Chikaramochi and Kakunori are the names of traditional rice bag and timber contests performed by stevedores and timber workers in Tokyo.
SV Girls beat drums.
CV Girl beats drum.
SV Man throws 140-lb rice bag to another who catches and twirls.
SV Strong man balances bag and carries it off.
SV Man throws rice bag to another who catches in on top of wooden prop, and balances.
SV Strong man supports five men on his back.
CV Man lies prone supporting 1000-lbs rice bags on his stomach.
SV Tilt from man on back to other men pounding rice in mortar, atop.
SV Tilt from men pounding, to man below supporting.
CV Prone man.
SV Men pounding.
SV Prone man supporting.
SV Exponent assisted along....
SV ....and twirls a bag of rice to show strength.
LV Spectators on bridge by riverside.
GV Timber riders roll logs with feet.
MV A timber rider.
MV Tilt up to timber rider on ladder.
SV PAN..Men support base of ladder.
SV Man balancing top of ladder.
SV Man rides timber, supporting another on his shoulders.
SV Timber rider with umbrella.
CV Timber rider's feet, panning to face.
SV 'Sedan chair' effect by two men 'bearers'.
GV Team of four timber riders.
Initials BA/PB JF/PB
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Background: Chikaramochi and Kakunori are the names of traditional rice bag and timber contests performed by stevedores and timber workers in Tokyo.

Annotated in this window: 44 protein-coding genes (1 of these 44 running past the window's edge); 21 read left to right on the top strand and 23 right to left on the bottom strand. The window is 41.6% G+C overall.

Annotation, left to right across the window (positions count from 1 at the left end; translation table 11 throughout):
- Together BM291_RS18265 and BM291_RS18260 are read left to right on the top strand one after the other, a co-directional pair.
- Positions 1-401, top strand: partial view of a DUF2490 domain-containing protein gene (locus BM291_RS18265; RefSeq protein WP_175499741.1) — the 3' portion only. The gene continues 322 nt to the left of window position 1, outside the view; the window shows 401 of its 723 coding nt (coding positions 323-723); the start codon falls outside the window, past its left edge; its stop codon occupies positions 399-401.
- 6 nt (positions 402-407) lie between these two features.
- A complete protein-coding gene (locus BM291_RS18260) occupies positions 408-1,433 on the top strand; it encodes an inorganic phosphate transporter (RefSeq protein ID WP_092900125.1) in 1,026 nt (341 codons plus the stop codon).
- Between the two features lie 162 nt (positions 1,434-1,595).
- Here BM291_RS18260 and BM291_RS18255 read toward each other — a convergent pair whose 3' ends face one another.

As girls in ceremonial costumes beat drums and play bamboo flutes the stevedores and timber men begin their demonstration of skill and strength, - the stevedores competing to see who can lift the greatest number of the heavy rice bags and the timber man striving to outshine each other in manoeuvring floating lengths of timber with their feet.
One stevedore was filmed with - it is claimed - 1000 lb. of rice balanced on his stomach and on top of the rice, two men pounding more rice in a mortar.
The height of skill was shown by a timber man. He balanced on an upright ladder on a floating log.
The two contests date back about 150 years, when deck workers at one of Tokyo's main harbours for the unloading of rice and timber began to take an artistic interest in their work and started playing with their rice bags and timber just for the fun of it, Revolving the floating timber so that buyers could inspect its quality was the origin of the timber men's contest.
Both contests are now firmly established Japanese traditions and are demonstrated yearly in the Grand Tokyo Festival.